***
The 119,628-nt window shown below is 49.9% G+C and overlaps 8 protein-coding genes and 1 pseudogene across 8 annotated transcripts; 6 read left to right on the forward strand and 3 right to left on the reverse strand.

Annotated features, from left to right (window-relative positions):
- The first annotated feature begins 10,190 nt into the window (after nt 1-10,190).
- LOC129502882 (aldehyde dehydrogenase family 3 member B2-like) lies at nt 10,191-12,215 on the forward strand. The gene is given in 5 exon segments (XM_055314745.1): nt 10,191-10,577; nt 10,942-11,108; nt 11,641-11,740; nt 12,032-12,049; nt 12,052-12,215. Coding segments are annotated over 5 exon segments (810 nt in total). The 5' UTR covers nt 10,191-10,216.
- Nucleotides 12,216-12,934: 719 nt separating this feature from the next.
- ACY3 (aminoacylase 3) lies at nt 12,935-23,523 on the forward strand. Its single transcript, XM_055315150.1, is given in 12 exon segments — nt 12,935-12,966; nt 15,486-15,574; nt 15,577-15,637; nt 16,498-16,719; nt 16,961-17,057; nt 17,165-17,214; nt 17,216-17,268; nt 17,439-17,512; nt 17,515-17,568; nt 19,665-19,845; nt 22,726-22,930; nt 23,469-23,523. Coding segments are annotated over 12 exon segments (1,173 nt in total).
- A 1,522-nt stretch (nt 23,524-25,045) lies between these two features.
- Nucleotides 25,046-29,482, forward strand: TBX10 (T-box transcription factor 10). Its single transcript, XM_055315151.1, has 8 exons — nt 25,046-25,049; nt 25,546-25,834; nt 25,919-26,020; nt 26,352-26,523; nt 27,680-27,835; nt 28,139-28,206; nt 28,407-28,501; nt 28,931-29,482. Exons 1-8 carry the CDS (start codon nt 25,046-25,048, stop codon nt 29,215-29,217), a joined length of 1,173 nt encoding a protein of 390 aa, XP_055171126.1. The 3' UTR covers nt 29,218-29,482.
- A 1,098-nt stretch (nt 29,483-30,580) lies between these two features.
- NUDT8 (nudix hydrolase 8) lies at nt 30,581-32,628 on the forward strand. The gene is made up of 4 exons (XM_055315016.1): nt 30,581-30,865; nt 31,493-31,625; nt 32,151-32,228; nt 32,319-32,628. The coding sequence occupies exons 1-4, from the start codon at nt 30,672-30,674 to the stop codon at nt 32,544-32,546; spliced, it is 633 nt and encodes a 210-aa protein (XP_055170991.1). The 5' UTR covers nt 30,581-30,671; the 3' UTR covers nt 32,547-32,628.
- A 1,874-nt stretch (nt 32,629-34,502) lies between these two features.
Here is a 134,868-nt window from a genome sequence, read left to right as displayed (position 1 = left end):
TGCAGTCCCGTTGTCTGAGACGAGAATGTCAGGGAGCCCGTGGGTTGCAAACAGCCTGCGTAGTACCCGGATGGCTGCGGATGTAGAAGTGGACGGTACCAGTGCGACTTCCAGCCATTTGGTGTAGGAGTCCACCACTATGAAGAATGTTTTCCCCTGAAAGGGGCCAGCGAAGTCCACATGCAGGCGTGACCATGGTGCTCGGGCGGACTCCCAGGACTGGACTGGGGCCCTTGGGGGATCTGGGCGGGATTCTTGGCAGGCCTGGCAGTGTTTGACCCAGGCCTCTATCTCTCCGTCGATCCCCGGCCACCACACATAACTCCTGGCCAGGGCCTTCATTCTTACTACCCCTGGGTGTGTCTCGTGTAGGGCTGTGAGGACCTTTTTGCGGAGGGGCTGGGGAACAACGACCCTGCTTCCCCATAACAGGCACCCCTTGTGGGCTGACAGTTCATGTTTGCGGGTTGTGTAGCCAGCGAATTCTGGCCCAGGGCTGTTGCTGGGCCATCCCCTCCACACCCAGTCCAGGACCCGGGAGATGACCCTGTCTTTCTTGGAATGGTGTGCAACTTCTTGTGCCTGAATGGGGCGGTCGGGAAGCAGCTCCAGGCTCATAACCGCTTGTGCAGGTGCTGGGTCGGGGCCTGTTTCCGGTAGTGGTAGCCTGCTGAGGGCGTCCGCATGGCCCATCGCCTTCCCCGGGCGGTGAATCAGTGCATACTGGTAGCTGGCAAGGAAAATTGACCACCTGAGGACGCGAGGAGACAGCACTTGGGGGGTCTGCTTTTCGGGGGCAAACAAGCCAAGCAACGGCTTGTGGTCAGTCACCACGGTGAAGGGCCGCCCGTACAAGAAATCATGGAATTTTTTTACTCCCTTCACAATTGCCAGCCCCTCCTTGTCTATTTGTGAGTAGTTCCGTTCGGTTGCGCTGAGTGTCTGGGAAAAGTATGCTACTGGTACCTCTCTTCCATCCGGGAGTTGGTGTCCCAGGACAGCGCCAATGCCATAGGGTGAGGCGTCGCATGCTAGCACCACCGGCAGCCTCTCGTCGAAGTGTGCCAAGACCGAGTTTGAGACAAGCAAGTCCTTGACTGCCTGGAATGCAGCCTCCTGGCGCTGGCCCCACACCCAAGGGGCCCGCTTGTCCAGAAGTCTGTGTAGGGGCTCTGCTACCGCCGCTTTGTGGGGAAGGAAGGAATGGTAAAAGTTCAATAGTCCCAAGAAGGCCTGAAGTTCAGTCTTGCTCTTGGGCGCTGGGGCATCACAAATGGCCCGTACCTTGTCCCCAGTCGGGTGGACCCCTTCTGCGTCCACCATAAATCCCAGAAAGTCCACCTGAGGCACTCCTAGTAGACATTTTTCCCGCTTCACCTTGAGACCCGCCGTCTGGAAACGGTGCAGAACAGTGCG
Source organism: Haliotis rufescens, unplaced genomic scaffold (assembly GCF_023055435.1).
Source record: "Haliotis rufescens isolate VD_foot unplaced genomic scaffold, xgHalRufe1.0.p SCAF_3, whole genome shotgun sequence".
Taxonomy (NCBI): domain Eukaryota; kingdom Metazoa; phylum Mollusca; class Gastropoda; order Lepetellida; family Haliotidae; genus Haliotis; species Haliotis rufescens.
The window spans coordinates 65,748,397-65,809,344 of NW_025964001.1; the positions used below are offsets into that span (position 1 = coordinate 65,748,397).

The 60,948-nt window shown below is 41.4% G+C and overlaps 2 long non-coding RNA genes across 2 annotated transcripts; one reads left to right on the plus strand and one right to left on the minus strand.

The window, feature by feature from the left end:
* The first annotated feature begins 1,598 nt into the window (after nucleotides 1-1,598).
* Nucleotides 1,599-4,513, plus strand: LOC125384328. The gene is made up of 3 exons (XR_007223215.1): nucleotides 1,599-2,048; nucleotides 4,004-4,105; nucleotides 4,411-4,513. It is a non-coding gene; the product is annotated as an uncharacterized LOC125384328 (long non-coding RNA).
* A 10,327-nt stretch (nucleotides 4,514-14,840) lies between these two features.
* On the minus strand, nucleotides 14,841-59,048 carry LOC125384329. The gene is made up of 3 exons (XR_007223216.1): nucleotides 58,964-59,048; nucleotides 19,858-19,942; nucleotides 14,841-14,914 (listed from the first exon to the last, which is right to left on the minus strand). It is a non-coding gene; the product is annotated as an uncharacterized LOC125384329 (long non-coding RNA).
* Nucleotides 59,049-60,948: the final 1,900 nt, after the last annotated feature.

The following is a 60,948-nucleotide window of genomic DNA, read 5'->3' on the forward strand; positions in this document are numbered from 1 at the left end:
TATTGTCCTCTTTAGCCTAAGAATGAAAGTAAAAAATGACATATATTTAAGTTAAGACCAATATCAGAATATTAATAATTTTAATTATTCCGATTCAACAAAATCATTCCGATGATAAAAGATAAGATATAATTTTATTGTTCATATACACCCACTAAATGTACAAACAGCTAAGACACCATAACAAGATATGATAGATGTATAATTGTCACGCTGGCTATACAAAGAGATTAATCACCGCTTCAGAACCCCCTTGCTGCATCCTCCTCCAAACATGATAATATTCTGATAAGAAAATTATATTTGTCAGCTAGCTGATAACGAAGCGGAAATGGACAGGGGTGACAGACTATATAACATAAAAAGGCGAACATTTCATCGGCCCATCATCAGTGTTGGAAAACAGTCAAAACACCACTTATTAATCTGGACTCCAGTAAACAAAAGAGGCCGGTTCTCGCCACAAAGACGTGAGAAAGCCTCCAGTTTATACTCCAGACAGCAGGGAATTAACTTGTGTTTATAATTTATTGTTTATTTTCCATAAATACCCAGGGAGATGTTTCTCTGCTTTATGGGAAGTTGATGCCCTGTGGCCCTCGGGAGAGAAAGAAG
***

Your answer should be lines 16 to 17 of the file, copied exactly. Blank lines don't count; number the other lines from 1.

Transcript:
Taxonomy (NCBI): domain Eukaryota; kingdom Metazoa; phylum Mollusca; class Gastropoda; order Lepetellida; family Haliotidae; genus Haliotis; species Haliotis rufescens.
The window spans coordinates 65,748,397-65,809,344 of NW_025964001.1; the positions used below are offsets into that span (position 1 = coordinate 65,748,397).